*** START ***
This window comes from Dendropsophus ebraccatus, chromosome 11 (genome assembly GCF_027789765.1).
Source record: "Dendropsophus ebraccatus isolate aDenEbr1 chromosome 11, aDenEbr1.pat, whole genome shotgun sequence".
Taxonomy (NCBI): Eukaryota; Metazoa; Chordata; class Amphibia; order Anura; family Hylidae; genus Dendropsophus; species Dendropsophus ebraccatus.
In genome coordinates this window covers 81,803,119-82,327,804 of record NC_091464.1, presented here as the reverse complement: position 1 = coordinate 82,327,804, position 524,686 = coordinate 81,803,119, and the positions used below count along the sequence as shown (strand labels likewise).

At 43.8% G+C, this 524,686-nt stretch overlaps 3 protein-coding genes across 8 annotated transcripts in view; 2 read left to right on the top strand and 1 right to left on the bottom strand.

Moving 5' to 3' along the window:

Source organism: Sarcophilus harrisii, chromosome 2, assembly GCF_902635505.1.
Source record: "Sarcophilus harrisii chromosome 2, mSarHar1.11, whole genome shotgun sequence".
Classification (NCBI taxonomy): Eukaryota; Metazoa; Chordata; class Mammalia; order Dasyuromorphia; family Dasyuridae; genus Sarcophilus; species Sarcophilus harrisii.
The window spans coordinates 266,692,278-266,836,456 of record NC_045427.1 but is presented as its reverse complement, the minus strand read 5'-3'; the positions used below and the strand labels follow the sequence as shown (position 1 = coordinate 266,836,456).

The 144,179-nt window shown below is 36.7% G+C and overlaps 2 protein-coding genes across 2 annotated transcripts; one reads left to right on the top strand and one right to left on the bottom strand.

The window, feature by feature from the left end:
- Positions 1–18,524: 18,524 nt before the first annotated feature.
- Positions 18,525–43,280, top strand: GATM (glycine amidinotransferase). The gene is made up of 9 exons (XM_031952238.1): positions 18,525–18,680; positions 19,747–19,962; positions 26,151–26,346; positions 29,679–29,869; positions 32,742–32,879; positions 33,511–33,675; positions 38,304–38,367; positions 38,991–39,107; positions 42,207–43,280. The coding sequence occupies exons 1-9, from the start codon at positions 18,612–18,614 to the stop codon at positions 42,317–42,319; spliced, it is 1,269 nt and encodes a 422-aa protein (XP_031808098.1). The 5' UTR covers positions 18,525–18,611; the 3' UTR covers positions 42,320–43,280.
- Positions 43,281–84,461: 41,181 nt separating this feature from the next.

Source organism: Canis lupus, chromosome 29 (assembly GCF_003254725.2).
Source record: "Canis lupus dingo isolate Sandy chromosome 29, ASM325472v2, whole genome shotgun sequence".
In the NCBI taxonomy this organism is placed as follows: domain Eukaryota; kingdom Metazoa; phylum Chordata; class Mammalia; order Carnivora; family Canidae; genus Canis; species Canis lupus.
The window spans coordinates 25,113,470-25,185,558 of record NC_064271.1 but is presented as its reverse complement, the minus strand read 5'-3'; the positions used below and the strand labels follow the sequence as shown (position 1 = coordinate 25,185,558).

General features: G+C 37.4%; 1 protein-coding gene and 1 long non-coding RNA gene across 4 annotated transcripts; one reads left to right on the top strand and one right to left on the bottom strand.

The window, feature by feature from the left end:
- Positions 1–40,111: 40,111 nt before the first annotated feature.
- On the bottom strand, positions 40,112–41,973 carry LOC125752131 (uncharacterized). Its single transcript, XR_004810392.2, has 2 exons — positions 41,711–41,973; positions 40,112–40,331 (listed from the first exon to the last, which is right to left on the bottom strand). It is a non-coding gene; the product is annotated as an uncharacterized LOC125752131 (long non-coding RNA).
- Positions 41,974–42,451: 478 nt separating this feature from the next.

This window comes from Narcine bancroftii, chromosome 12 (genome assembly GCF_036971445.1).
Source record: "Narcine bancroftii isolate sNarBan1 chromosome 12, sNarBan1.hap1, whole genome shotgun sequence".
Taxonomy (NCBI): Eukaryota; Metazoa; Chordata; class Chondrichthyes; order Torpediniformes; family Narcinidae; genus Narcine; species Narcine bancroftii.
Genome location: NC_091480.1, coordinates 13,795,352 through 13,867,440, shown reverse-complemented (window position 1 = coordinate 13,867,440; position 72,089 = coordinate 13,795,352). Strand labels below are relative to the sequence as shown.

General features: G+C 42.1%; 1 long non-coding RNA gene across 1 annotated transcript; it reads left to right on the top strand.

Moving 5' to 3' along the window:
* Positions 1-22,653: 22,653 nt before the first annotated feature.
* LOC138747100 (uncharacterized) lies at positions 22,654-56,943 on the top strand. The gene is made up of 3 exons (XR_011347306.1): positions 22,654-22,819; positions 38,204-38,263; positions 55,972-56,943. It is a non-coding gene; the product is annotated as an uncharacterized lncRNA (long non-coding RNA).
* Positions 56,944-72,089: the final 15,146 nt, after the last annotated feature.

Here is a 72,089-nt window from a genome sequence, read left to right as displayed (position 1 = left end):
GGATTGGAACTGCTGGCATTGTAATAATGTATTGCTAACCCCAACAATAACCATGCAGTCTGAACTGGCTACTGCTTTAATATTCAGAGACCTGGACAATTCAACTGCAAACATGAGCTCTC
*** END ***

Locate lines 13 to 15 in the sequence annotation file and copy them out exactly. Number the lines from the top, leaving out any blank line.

- Positions 1–18,524: 18,524 nt before the first annotated feature.
- Positions 18,525–43,280, top strand: GATM (glycine amidinotransferase). The gene is made up of 9 exons (XM_031952238.1): positions 18,525–18,680; positions 19,747–19,962; positions 26,151–26,346; positions 29,679–29,869; positions 32,742–32,879; positions 33,511–33,675; positions 38,304–38,367; positions 38,991–39,107; positions 42,207–43,280. The coding sequence occupies exons 1-9, from the start codon at positions 18,612–18,614 to the stop codon at positions 42,317–42,319; spliced, it is 1,269 nt and encodes a 422-aa protein (XP_031808098.1). The 5' UTR covers positions 18,525–18,611; the 3' UTR covers positions 42,320–43,280.
- Positions 43,281–84,461: 41,181 nt separating this feature from the next.